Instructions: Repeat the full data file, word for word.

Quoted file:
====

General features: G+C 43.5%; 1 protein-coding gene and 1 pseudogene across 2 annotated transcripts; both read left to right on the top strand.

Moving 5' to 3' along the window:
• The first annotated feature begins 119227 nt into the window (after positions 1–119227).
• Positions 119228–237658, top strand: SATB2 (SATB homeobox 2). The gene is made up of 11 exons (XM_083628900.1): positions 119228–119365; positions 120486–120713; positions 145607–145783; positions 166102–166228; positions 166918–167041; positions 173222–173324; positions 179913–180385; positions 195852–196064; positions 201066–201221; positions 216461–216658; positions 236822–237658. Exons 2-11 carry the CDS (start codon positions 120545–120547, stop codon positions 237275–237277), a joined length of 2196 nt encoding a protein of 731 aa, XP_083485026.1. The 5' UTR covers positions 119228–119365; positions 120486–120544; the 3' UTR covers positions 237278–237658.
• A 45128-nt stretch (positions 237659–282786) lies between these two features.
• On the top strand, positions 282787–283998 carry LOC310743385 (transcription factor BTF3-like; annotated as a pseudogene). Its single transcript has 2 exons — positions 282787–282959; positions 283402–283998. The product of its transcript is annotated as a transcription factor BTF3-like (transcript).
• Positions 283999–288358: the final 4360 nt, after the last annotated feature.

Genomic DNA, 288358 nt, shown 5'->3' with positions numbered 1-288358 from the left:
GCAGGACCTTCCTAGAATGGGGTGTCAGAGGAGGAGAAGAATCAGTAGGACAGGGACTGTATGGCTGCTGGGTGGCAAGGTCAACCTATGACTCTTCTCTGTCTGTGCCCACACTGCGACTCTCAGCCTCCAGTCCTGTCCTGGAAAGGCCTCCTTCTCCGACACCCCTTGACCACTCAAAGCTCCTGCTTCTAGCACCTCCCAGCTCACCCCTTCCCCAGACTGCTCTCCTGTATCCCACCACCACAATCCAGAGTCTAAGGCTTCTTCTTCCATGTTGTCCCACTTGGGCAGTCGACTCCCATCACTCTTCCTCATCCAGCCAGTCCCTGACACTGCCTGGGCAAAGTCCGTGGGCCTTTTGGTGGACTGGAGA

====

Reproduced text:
General features: G+C 43.5%; 1 protein-coding gene and 1 pseudogene across 2 annotated transcripts; both read left to right on the top strand.

Moving 5' to 3' along the window:
• The first annotated feature begins 119227 nt into the window (after positions 1–119227).
• Positions 119228–237658, top strand: SATB2 (SATB homeobox 2). The gene is made up of 11 exons (XM_083628900.1): positions 119228–119365; positions 120486–120713; positions 145607–145783; positions 166102–166228; positions 166918–167041; positions 173222–173324; positions 179913–180385; positions 195852–196064; positions 201066–201221; positions 216461–216658; positions 236822–237658. Exons 2-11 carry the CDS (start codon positions 120545–120547, stop codon positions 237275–237277), a joined length of 2196 nt encoding a protein of 731 aa, XP_083485026.1. The 5' UTR covers positions 119228–119365; positions 120486–120544; the 3' UTR covers positions 237278–237658.
• A 45128-nt stretch (positions 237659–282786) lies between these two features.
• On the top strand, positions 282787–283998 carry LOC310743385 (transcription factor BTF3-like; annotated as a pseudogene). Its single transcript has 2 exons — positions 282787–282959; positions 283402–283998. The product of its transcript is annotated as a transcription factor BTF3-like (transcript).
• Positions 283999–288358: the final 4360 nt, after the last annotated feature.

Genomic DNA, 288358 nt, shown 5'->3' with positions numbered 1-288358 from the left:
GCAGGACCTTCCTAGAATGGGGTGTCAGAGGAGGAGAAGAATCAGTAGGACAGGGACTGTATGGCTGCTGGGTGGCAAGGTCAACCTATGACTCTTCTCTGTCTGTGCCCACACTGCGACTCTCAGCCTCCAGTCCTGTCCTGGAAAGGCCTCCTTCTCCGACACCCCTTGACCACTCAAAGCTCCTGCTTCTAGCACCTCCCAGCTCACCCCTTCCCCAGACTGCTCTCCTGTATCCCACCACCACAATCCAGAGTCTAAGGCTTCTTCTTCCATGTTGTCCCACTTGGGCAGTCGACTCCCATCACTCTTCCTCATCCAGCCAGTCCCTGACACTGCCTGGGCAAAGTCCGTGGGCCTTTTGGTGGACTGGAGA